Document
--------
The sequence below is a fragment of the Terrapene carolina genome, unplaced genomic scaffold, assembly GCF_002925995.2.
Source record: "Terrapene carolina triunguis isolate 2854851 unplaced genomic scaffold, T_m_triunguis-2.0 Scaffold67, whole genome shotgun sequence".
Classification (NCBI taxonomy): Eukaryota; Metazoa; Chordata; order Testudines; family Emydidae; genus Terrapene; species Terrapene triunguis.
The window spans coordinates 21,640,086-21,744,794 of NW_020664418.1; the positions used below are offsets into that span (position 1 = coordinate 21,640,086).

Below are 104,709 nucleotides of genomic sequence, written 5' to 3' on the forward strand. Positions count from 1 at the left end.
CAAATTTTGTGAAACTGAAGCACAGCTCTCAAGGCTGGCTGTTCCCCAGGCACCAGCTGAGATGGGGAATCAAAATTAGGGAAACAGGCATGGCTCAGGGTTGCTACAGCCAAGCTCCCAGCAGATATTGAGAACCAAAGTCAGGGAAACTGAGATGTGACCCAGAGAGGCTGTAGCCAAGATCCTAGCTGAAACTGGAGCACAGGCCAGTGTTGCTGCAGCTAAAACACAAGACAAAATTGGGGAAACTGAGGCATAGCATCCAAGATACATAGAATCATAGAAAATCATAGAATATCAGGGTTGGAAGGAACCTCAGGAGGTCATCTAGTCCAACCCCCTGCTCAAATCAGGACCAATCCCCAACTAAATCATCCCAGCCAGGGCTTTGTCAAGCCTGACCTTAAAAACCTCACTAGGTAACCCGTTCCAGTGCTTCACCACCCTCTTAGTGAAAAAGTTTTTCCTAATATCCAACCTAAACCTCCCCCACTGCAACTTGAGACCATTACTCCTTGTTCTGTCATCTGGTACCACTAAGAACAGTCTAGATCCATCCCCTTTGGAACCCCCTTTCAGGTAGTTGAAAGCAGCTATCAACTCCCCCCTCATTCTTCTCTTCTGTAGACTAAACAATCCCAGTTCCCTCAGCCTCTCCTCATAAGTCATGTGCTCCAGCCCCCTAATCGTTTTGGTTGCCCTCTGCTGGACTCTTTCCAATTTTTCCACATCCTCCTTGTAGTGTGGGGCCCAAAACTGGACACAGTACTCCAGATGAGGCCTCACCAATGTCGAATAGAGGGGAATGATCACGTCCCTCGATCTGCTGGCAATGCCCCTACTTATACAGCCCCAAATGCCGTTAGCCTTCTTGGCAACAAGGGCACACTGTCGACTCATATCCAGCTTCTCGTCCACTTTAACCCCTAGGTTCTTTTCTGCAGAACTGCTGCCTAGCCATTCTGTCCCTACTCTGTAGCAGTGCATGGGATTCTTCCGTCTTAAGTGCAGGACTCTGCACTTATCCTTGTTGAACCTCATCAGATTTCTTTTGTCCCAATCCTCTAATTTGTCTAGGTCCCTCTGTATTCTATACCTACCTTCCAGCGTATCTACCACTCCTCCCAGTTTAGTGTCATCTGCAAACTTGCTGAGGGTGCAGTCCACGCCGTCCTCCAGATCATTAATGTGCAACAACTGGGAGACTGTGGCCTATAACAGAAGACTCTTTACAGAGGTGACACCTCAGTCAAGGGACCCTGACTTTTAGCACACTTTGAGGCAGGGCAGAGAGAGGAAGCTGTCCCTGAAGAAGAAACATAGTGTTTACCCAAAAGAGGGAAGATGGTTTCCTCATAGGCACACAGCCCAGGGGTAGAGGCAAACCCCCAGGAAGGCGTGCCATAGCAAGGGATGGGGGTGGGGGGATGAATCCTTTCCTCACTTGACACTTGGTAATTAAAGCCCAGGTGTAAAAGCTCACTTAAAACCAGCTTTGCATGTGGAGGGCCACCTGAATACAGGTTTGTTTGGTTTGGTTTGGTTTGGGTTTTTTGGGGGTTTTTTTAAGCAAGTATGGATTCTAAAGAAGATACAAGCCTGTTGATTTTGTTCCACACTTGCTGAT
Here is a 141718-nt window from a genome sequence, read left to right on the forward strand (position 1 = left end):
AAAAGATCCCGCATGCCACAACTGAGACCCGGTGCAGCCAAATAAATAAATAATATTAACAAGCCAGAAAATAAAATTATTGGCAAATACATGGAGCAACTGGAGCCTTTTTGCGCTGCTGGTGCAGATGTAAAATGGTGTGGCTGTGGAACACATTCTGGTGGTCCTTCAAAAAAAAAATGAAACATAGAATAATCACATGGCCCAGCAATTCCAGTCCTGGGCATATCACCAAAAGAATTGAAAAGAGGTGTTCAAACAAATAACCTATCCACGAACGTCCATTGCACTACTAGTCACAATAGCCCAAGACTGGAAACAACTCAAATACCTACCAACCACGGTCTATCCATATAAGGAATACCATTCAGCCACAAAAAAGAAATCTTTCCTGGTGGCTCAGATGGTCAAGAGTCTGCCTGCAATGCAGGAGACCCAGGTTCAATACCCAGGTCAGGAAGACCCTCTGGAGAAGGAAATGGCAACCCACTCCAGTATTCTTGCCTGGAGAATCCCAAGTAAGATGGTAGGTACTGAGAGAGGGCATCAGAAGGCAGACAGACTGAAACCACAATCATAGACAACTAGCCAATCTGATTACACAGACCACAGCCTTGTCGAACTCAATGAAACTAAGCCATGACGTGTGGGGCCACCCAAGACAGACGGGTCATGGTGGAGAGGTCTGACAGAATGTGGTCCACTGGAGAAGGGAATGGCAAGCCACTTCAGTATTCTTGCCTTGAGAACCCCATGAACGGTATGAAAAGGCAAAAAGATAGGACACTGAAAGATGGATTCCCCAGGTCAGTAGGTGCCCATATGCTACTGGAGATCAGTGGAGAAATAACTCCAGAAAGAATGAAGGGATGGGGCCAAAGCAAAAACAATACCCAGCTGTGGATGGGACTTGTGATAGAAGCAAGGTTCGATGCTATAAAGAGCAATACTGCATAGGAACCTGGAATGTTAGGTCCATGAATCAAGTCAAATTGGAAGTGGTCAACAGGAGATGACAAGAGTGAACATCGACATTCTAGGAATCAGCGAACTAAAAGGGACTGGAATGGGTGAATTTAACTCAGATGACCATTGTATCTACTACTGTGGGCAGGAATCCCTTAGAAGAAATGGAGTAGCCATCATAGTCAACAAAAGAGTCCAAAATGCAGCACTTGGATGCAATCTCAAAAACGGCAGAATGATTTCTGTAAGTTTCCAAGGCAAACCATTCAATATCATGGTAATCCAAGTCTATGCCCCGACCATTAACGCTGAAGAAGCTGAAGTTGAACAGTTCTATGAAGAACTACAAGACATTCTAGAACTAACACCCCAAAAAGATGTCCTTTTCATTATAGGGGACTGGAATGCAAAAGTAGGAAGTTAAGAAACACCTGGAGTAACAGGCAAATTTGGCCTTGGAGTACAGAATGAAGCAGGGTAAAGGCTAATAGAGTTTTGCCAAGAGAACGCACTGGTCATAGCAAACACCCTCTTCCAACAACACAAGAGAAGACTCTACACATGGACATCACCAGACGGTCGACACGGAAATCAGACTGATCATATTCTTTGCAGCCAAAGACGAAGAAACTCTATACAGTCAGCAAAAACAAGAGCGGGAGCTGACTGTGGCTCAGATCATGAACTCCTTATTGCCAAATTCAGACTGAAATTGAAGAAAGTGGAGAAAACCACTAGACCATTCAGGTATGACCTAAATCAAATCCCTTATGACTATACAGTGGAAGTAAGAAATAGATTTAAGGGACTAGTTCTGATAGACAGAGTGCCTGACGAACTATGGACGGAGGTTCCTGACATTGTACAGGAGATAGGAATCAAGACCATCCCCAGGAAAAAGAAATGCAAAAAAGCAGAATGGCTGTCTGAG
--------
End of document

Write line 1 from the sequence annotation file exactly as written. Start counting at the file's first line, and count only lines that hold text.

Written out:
The sequence below is a fragment of the Terrapene carolina genome, unplaced genomic scaffold, assembly GCF_002925995.2.